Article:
This title has been a fan favorite ever since Tokyopop first released it back in 2003. Now it’s rescued, with a new translation, color artwork throughout, and a larger trim size as two omnibuses. This first one covers the first 12 chapters, ending with Hachimaki’s vision quest, which is an excellent cliffhanger. Rereading it, I was reminded why I found the series so enthralling – it combines interesting and flawed characters, a political thriller plot, and of course the beauty of space exploration, and why people want to go to space, though it makes sure to note that sometimes what people do to get to space can be morally questionable.


Like many titles, the series starts off feeling like a series of one-shots, possibly as it was – many titles are given a chapter or two before they get picked up, which also explains such glitches as Hachimaki’s hair. From the start, though, we have the basical – Hachimaki, Yuri and Fee command a debris collecting ship, making sure that the worst of the objects that litter space are removed so that there’s less risk of an accident. We open on one such accident, which weights heavily on Yuri, the first of our cast we really meet. Ironically, his character arc pretty much finishes in this volume, as he is able to let go of his wife’s death and move on. Likewise, Fee is a wife and mother whose biggest issues are trying to find a place to have a smoke in peace – she’s more of a mentor figure, as well as providing comedy through physical and verbal violence and in her spare time saving all of Earth from cosmic disasters.

No, it’s clearly Hachimaki, and later Tanabe, who are going to be the stars of our show. Hachi is really irritating in that “I am 23 and therefore know better than anyone else” sort of way, and spends much of his time angry at the world, his colleagues, and himself, not in that order. He wants to control his own destiny, but his idea of doing whatever it takes to achieve it feels wrong, especially since we get to contrast it with the creepy villain Locksmith, who is able to write off the death of hundreds in an explosion as good data for his next attempt. In contrast, Tanabe is all heart, and while she’s just as angry and headstrong as Hachi the narrative seems to be on her side most of the time. The two of them are also falling for each other hard, though Hachi finds this idea irritating more than anything else.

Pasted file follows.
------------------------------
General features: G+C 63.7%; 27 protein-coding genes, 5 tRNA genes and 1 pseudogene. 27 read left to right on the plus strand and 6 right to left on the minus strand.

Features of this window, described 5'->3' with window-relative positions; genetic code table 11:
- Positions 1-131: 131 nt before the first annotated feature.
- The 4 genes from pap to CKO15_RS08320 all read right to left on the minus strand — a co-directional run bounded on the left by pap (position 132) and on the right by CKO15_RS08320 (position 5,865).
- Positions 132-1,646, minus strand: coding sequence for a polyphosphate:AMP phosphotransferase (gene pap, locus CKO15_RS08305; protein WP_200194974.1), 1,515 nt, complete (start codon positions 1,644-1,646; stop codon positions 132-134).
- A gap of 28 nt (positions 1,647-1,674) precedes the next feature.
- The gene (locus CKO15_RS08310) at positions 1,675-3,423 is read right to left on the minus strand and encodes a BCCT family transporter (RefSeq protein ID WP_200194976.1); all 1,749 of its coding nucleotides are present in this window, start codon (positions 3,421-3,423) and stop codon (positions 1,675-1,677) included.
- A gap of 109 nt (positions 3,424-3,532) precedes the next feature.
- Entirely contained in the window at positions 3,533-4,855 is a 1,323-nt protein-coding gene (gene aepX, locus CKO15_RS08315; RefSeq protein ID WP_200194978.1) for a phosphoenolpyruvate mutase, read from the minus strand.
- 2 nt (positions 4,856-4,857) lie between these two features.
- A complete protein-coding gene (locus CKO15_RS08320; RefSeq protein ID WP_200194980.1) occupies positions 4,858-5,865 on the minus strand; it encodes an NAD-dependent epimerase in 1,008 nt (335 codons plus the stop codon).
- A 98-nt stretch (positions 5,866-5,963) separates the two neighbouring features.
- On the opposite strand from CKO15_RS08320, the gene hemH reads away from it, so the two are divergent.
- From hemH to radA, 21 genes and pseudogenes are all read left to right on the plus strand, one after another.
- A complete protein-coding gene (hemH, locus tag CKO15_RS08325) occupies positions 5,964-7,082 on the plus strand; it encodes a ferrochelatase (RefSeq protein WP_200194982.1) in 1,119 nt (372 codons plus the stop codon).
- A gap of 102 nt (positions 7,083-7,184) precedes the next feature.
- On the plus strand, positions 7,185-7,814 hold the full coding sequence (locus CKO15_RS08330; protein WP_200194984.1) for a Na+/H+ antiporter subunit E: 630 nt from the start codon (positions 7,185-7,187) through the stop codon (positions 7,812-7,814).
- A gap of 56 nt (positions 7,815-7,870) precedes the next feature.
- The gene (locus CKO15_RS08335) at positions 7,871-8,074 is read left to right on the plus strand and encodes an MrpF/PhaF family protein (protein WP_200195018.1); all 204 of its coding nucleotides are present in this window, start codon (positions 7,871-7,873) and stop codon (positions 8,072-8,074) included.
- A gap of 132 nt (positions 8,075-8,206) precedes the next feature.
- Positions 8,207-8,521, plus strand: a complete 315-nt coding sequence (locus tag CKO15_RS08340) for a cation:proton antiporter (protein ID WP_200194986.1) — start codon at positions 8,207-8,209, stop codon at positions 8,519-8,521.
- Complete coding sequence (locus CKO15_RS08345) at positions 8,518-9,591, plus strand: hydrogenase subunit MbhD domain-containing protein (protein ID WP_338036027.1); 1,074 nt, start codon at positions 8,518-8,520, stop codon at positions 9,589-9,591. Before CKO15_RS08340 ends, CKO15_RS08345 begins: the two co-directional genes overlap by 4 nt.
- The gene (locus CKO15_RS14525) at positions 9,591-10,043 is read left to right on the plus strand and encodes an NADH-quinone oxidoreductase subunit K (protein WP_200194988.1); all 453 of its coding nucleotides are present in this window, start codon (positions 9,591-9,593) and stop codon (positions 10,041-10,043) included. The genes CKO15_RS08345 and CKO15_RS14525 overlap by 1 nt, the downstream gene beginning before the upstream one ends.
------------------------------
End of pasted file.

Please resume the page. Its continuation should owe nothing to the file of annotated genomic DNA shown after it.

This is an expansive series that is not afraid to shift its focus and open up its cast. We meet Hachi’s eccentric father, down-to-earth mother and determined brother; a young girl who’s lived her whole life on the moon due to health issues; and of course various terrorists, who pepper the entire book trying to destroy everything Locksmith and Hachi are working on. No one is presented as totally right or wrong here, though certainly violence is shown to be the wrong answer in general. Towards the end of the book Hachi finally gets onto the crew headed to Jupiter, but a combination of three near-death experiences over the course of the first volume have him questioning everything about himself and what he’s doing. This reaches a point of ridiculousness at the end, when he’s able to somehow stay alive for a week in his spacesuit while having a vision quest.

Planetes is simply a great manga. It has an interesting plot, character growth and depth (Hachi is far less hotheaded by the end), and some gorgeous art. It also rewards us by showing the joys and sorrows of space travel, and why we should still strive to achieve it, despite everything. Even if you’ve already got the Tokyopop volumes, I recommended getting this spiffed up new edition. You can fall in love with it all over again.